EC Principal Letter

Dear ANCS Families and Friends,

I hope you enjoyed your Thanksgiving break and are ready for the busy three weeks before winter break. Just a friendly reminder that dismissal on December 16th is at 11:30 and there will be no after school that day. Please be prepared to pick your child up from school by 11:30 on the 16th. 

We are excited about Inclusive Schools Week that begins next week. We will be discussing what it means to be an inclusive school with our students throughout the week. This year’s theme is Unity Within Our Community. Inclusive Schools Week was started in 2001 in an attempt to bring more attention to how schools were educating children and working toward making their learning environment conducive to learning and growth. 

In 1975, the federal Education for All Handicapped Children Act (EHA) required public schools to guarantee a free, appropriate public education to students with disabilities. Despite the legislation, the inclusion of individuals with special needs was considered by many to be of questionable worth and an intrusion on instructional time.

As a result, the Americans with Disabilities Act (ADA) was passed in 1990, ensuring equal access and equal treatment for people with disabilities.  The current version, the Individuals with Disabilities Education Improvement Act, and the ADA and other legislation aim to ensure that access and appropriateness are interpreted and applied consistently. All public schools are now expected to be inclusive of students of all fluid varieties of gender, race, and ability. Every student in every classroom is an inclusion child. Every teacher in every classroom is an inclusion teacher. We are here because we embrace difference and diversity.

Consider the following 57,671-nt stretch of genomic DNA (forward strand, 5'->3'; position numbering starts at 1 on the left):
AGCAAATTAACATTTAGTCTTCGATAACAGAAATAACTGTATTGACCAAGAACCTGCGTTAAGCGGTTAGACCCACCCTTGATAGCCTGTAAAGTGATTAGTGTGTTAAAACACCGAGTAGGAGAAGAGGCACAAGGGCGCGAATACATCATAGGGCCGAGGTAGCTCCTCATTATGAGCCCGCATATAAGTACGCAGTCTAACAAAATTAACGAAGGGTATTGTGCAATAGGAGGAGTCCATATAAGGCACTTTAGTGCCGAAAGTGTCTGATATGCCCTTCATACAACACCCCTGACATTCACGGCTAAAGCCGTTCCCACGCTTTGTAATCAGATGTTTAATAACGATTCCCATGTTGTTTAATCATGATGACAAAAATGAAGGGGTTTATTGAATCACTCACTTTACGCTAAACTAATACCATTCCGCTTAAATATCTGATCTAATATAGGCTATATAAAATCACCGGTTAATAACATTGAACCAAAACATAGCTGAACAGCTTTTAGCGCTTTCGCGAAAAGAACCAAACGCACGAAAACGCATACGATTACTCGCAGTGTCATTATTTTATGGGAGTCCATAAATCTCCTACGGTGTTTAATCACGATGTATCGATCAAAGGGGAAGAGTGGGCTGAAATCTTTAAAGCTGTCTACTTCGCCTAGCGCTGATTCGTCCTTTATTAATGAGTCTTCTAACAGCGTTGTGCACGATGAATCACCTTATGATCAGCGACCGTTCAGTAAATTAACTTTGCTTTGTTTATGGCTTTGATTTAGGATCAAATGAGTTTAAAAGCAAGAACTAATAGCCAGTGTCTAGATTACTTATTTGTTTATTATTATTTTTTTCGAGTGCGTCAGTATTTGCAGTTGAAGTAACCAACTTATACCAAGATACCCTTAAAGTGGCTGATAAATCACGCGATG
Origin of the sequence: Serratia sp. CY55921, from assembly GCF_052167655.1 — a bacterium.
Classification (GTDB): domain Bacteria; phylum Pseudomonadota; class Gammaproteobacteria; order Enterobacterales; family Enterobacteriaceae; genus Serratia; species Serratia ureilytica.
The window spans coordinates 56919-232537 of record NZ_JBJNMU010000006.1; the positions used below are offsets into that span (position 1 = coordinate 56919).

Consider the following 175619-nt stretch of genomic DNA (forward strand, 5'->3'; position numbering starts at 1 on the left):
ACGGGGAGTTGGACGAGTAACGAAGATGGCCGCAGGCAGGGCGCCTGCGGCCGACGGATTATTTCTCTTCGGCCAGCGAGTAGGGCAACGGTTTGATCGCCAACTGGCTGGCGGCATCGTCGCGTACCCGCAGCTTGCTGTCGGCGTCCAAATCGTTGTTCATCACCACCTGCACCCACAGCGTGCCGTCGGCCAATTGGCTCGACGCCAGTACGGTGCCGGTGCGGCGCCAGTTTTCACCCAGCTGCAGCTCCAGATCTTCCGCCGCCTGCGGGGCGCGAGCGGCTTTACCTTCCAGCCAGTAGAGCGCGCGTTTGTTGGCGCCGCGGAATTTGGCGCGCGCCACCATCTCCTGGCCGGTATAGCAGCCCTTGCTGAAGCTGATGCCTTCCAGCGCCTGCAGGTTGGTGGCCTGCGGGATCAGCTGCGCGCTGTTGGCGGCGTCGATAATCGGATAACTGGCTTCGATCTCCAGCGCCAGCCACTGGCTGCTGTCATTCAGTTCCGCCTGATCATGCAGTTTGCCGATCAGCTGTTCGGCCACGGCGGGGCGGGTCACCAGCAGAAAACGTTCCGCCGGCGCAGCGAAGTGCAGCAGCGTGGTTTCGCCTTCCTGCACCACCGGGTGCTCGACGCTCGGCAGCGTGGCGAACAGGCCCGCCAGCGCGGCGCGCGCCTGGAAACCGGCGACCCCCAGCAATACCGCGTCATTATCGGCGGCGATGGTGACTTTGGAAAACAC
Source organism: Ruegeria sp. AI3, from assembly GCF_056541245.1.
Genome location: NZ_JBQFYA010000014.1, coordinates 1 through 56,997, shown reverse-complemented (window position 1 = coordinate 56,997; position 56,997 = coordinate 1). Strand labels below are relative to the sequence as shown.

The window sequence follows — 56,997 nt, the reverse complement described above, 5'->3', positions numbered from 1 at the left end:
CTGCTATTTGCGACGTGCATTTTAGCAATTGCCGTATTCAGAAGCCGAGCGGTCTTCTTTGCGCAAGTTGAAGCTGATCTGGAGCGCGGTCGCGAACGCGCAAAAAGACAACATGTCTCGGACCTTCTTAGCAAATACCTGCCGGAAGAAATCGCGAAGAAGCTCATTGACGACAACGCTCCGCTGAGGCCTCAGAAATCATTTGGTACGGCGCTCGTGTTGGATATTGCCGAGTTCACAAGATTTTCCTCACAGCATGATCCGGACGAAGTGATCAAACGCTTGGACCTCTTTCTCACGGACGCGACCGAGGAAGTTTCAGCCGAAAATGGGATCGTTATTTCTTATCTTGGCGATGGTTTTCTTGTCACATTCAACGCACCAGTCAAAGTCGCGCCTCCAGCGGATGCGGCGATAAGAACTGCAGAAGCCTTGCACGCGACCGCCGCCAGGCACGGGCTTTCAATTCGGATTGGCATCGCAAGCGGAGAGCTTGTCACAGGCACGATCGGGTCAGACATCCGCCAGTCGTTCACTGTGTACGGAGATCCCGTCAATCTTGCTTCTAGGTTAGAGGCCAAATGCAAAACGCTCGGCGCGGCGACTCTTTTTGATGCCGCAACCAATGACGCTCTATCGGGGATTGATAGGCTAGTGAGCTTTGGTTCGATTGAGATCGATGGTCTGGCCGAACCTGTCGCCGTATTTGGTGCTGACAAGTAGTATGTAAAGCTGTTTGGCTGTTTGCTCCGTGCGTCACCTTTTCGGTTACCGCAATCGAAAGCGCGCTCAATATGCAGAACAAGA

At the same time, we are careful not to slip into an oversimplified illusion that we’re all the same. At ANCS, our inclusive goal is to meet students where they are and acknowledge differences, differentiate instruction, and guide students to maximize their potential. It’s critical to pay attention to student abilities and strengths when creating lesson plans. If we only focus on the dis in disability our children will notice more barriers, more challenges, and more frustration. By viewing the classroom through the lens of neurodiversity, we see that diverse learners do not dilute the dignity and integrity of a homogenous learning environment. Rather, diverse learners breathe energy, openness, and vitality into our classrooms, curriculum and culture.  

As always, please let me know if you have any questions. I am happy to answer them for you.

Wishing you well,